Beth Eddy grew up in rural New York state then graduated with a math degree from Elmhurst College (outside Chicago). She accepted a job in 1966 at Western Electric working on the pioneering ESS, initially in downtown Chicago and then relocating to the Bell Labs Indian Hill facility in Naperville. Her work involved assembly or machine language programming, eventually COBOL, supporting large databases for the ESS project. After three years, she moved into installation engineering for ESS. She describes tactics for women’s “voice” to be effectively heard in meetings. She led a protest against a men-only ‘Stag Picnic’ (described also in Lois Herr’s Women, Power and AT&T ). With a promotion to department chief, she became the earliest women in Western Electric management. To achieve salary parity, she arranged a transfer to AT&T headquarters and worked in maintenance engineering, another male-dominated area, returning to Indian Hill (around 1980) as assistant manager of the data center and a development group. She then took on supervisory positions in Human Relations, building construction, software development, and switching installation. She discusses strategies for attracting women and African-American staff as well as managing a diverse workforce. She shares observations on the 1970s women’s movement and its subsequent evolution.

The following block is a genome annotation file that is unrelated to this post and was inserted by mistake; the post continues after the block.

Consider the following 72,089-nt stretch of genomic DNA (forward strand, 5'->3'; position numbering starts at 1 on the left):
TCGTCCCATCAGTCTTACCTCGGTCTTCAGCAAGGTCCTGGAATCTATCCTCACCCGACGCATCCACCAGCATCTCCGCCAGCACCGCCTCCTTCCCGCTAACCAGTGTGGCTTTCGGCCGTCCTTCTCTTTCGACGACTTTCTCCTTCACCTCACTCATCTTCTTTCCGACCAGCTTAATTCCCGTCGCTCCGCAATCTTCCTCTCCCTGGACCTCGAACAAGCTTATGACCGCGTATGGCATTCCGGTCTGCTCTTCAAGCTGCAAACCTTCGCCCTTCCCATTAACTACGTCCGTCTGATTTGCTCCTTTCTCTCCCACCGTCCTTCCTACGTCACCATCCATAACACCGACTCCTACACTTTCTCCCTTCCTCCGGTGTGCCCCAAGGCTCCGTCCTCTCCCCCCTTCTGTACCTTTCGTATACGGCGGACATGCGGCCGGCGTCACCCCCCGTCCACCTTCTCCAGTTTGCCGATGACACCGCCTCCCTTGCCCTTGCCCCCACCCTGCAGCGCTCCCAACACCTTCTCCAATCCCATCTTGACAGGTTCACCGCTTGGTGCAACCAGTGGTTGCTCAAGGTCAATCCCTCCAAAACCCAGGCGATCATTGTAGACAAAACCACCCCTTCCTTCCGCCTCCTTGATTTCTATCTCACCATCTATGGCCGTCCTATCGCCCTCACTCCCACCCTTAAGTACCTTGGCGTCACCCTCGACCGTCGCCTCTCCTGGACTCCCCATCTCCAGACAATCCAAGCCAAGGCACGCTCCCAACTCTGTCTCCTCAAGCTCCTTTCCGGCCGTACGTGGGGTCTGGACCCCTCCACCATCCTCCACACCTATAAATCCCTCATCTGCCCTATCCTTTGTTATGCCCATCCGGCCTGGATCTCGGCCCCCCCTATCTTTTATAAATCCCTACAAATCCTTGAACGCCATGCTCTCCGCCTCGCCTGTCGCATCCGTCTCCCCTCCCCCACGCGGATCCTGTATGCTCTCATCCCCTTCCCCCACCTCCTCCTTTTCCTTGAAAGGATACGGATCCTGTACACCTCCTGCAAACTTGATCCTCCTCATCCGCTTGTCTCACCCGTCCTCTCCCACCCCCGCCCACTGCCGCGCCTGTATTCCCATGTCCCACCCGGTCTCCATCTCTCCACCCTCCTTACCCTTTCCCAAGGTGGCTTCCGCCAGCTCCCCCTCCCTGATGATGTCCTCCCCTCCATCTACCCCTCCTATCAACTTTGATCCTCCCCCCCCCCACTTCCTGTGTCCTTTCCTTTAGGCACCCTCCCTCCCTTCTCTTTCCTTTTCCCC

This material is based on work funded by the Alfred P. Sloan Foundation award B2014-07 “Tripling Women’s Participation in Computing (1965-1985).”